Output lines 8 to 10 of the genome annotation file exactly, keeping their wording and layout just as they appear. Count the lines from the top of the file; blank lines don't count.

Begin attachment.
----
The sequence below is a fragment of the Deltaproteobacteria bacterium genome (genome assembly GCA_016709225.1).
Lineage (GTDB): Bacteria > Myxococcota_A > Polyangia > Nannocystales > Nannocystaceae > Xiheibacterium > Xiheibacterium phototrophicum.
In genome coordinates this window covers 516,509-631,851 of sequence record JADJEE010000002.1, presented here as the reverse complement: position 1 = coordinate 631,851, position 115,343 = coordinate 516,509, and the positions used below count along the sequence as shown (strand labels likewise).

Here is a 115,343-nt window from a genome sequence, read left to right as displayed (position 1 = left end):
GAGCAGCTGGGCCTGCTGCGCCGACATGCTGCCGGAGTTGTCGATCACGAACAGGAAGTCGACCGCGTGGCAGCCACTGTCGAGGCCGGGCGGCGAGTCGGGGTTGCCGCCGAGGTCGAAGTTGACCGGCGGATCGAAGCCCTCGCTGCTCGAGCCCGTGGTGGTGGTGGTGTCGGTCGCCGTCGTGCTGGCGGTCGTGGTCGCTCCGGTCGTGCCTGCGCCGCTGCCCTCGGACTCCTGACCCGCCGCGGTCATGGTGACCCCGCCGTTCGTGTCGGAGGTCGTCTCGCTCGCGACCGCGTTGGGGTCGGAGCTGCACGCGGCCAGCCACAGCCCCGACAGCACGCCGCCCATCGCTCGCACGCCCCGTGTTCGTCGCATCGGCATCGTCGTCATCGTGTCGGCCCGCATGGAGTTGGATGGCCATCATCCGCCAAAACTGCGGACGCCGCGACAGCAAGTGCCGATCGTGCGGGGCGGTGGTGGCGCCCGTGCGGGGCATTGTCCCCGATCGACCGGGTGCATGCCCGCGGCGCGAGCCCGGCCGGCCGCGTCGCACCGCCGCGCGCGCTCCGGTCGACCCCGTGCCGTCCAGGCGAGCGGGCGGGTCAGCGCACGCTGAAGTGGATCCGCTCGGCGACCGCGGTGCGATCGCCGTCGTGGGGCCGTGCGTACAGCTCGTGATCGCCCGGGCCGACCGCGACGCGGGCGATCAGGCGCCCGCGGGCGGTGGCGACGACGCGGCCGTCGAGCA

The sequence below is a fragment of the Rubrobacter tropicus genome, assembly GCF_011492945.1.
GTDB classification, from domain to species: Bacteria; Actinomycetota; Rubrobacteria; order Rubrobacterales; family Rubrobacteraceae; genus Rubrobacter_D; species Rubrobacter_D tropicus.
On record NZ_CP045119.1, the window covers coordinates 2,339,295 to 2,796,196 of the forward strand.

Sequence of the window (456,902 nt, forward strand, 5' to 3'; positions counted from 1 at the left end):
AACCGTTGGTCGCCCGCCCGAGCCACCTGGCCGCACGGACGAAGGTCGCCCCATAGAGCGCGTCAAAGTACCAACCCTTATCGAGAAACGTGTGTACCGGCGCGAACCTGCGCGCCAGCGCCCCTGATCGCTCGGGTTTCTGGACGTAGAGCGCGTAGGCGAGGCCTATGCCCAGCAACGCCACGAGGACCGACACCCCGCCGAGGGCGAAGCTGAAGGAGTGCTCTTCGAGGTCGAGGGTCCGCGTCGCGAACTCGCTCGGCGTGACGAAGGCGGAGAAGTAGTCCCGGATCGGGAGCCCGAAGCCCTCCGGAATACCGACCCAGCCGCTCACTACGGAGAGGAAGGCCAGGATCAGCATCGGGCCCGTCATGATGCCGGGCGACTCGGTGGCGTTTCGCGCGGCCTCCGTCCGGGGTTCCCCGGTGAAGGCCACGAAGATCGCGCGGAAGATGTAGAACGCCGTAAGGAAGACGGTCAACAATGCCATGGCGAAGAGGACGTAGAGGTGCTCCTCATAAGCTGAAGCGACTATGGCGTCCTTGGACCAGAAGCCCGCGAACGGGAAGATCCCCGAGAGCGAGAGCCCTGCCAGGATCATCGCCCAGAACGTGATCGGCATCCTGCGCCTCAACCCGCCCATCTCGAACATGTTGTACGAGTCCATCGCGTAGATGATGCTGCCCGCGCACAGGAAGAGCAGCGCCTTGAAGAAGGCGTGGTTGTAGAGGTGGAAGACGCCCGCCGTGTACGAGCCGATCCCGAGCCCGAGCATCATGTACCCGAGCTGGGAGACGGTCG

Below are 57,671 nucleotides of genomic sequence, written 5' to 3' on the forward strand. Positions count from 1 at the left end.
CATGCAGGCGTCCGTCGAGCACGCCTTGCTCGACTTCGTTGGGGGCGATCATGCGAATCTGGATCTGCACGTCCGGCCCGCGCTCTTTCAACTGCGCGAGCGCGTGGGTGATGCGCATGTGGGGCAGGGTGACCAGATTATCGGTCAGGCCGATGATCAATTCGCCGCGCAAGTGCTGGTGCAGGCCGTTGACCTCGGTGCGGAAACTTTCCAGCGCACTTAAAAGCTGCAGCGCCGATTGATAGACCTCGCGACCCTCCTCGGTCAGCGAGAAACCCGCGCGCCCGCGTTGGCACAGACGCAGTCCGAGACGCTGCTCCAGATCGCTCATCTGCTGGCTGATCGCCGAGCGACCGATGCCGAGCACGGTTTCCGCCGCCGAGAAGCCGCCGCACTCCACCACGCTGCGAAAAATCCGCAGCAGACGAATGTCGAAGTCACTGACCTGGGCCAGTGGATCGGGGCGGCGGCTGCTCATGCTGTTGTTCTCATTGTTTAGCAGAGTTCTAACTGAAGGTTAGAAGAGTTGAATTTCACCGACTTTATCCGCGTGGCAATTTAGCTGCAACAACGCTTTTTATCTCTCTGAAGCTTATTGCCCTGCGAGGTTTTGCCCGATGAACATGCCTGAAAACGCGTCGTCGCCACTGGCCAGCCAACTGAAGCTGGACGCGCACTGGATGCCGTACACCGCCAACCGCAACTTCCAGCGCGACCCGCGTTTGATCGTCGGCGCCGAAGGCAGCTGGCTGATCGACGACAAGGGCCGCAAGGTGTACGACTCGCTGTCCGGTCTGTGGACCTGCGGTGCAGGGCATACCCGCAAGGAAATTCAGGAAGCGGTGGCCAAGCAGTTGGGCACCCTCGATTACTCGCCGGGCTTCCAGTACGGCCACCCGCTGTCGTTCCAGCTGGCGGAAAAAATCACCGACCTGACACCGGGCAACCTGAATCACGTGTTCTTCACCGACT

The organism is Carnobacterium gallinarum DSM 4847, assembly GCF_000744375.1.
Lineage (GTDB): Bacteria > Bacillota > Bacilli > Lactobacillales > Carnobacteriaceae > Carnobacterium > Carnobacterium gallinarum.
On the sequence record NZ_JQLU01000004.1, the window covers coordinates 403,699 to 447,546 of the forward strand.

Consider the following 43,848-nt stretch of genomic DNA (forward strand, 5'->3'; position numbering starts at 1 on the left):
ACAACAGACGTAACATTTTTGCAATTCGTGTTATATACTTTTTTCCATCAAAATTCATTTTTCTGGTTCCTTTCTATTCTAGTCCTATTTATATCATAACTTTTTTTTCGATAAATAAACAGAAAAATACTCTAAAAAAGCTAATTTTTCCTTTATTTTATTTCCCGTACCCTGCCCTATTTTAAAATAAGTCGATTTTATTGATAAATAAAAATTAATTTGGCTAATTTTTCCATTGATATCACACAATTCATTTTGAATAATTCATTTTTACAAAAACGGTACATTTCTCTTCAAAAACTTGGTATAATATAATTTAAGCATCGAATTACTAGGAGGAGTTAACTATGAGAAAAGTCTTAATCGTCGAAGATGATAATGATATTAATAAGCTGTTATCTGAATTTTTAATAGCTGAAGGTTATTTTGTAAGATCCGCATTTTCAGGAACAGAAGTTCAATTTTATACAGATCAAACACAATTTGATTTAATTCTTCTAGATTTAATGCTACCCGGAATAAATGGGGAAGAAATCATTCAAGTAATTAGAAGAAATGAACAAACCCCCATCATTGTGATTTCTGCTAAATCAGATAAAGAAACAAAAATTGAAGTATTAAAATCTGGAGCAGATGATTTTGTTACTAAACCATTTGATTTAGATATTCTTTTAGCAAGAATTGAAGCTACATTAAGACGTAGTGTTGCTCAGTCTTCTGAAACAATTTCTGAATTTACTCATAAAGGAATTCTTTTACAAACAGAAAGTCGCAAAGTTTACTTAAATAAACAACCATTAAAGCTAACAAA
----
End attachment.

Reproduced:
On record NZ_CP045119.1, the window covers coordinates 2,339,295 to 2,796,196 of the forward strand.

Sequence of the window (456,902 nt, forward strand, 5' to 3'; positions counted from 1 at the left end):
AACCGTTGGTCGCCCGCCCGAGCCACCTGGCCGCACGGACGAAGGTCGCCCCATAGAGCGCGTCAAAGTACCAACCCTTATCGAGAAACGTGTGTACCGGCGCGAACCTGCGCGCCAGCGCCCCTGATCGCTCGGGTTTCTGGACGTAGAGCGCGTAGGCGAGGCCTATGCCCAGCAACGCCACGAGGACCGACACCCCGCCGAGGGCGAAGCTGAAGGAGTGCTCTTCGAGGTCGAGGGTCCGCGTCGCGAACTCGCTCGGCGTGACGAAGGCGGAGAAGTAGTCCCGGATCGGGAGCCCGAAGCCCTCCGGAATACCGACCCAGCCGCTCACTACGGAGAGGAAGGCCAGGATCAGCATCGGGCCCGTCATGATGCCGGGCGACTCGGTGGCGTTTCGCGCGGCCTCCGTCCGGGGTTCCCCGGTGAAGGCCACGAAGATCGCGCGGAAGATGTAGAACGCCGTAAGGAAGACGGTCAACAATGCCATGGCGAAGAGGACGTAGAGGTGCTCCTCATAAGCTGAAGCGACTATGGCGTCCTTGGACCAGAAGCCCGCGAACGGGAAGATCCCCGAGAGCGAGAGCCCTGCCAGGATCATCGCCCAGAACGTGATCGGCATCCTGCGCCTCAACCCGCCCATCTCGAACATGTTGTACGAGTCCATCGCGTAGATGATGCTGCCCGCGCACAGGAAGAGCAGCGCCTTGAAGAAGGCGTGGTTGTAGAGGTGGAAGACGCCCGCCGTGTACGAGCCGATCCCGAGCCCGAGCATCATGTACCCGAGCTGGGAGACGGTCG